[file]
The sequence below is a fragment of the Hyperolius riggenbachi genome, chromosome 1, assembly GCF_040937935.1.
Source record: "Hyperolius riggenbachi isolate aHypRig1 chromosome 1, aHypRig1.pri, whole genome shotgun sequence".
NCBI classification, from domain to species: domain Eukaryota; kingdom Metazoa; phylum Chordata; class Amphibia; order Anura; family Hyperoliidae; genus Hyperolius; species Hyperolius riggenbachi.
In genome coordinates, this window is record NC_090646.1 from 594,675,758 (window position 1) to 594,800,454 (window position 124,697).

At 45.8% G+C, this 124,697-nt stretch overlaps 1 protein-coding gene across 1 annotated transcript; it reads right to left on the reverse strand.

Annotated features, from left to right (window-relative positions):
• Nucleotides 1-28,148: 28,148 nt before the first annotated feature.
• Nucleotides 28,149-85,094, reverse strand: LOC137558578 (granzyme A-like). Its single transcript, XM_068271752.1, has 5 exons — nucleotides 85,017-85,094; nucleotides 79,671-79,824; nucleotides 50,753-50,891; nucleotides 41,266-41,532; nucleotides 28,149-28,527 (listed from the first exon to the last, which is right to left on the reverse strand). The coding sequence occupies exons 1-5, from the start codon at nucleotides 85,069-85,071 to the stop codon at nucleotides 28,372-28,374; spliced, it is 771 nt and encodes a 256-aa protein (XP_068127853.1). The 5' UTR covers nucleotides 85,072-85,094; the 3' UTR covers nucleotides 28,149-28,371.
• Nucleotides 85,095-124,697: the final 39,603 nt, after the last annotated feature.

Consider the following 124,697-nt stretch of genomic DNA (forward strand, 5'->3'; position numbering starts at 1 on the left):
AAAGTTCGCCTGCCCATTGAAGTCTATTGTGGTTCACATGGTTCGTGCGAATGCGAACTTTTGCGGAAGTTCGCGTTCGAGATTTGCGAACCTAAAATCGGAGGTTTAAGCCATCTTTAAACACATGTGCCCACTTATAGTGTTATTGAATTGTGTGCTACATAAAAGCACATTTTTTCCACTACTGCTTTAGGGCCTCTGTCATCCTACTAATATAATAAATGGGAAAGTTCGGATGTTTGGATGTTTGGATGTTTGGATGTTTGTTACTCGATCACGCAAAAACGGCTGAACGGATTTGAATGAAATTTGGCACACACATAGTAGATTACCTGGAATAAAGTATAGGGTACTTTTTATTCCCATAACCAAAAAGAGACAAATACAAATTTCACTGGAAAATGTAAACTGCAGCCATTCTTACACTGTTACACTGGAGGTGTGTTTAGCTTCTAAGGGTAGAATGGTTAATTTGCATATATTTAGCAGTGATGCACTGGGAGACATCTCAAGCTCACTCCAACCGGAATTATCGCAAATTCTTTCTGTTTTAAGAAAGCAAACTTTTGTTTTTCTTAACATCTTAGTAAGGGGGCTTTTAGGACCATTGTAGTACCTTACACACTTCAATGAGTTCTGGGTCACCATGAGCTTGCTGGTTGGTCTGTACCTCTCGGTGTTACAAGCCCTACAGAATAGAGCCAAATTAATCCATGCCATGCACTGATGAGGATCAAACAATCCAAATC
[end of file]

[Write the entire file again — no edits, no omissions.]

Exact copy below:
The sequence below is a fragment of the Hyperolius riggenbachi genome, chromosome 1, assembly GCF_040937935.1.
Source record: "Hyperolius riggenbachi isolate aHypRig1 chromosome 1, aHypRig1.pri, whole genome shotgun sequence".
NCBI classification, from domain to species: domain Eukaryota; kingdom Metazoa; phylum Chordata; class Amphibia; order Anura; family Hyperoliidae; genus Hyperolius; species Hyperolius riggenbachi.
In genome coordinates, this window is record NC_090646.1 from 594,675,758 (window position 1) to 594,800,454 (window position 124,697).

At 45.8% G+C, this 124,697-nt stretch overlaps 1 protein-coding gene across 1 annotated transcript; it reads right to left on the reverse strand.

Annotated features, from left to right (window-relative positions):
• Nucleotides 1-28,148: 28,148 nt before the first annotated feature.
• Nucleotides 28,149-85,094, reverse strand: LOC137558578 (granzyme A-like). Its single transcript, XM_068271752.1, has 5 exons — nucleotides 85,017-85,094; nucleotides 79,671-79,824; nucleotides 50,753-50,891; nucleotides 41,266-41,532; nucleotides 28,149-28,527 (listed from the first exon to the last, which is right to left on the reverse strand). The coding sequence occupies exons 1-5, from the start codon at nucleotides 85,069-85,071 to the stop codon at nucleotides 28,372-28,374; spliced, it is 771 nt and encodes a 256-aa protein (XP_068127853.1). The 5' UTR covers nucleotides 85,072-85,094; the 3' UTR covers nucleotides 28,149-28,371.
• Nucleotides 85,095-124,697: the final 39,603 nt, after the last annotated feature.

Consider the following 124,697-nt stretch of genomic DNA (forward strand, 5'->3'; position numbering starts at 1 on the left):
AAAGTTCGCCTGCCCATTGAAGTCTATTGTGGTTCACATGGTTCGTGCGAATGCGAACTTTTGCGGAAGTTCGCGTTCGAGATTTGCGAACCTAAAATCGGAGGTTTAAGCCATCTTTAAACACATGTGCCCACTTATAGTGTTATTGAATTGTGTGCTACATAAAAGCACATTTTTTCCACTACTGCTTTAGGGCCTCTGTCATCCTACTAATATAATAAATGGGAAAGTTCGGATGTTTGGATGTTTGGATGTTTGGATGTTTGTTACTCGATCACGCAAAAACGGCTGAACGGATTTGAATGAAATTTGGCACACACATAGTAGATTACCTGGAATAAAGTATAGGGTACTTTTTATTCCCATAACCAAAAAGAGACAAATACAAATTTCACTGGAAAATGTAAACTGCAGCCATTCTTACACTGTTACACTGGAGGTGTGTTTAGCTTCTAAGGGTAGAATGGTTAATTTGCATATATTTAGCAGTGATGCACTGGGAGACATCTCAAGCTCACTCCAACCGGAATTATCGCAAATTCTTTCTGTTTTAAGAAAGCAAACTTTTGTTTTTCTTAACATCTTAGTAAGGGGGCTTTTAGGACCATTGTAGTACCTTACACACTTCAATGAGTTCTGGGTCACCATGAGCTTGCTGGTTGGTCTGTACCTCTCGGTGTTACAAGCCCTACAGAATAGAGCCAAATTAATCCATGCCATGCACTGATGAGGATCAAACAATCCAAATC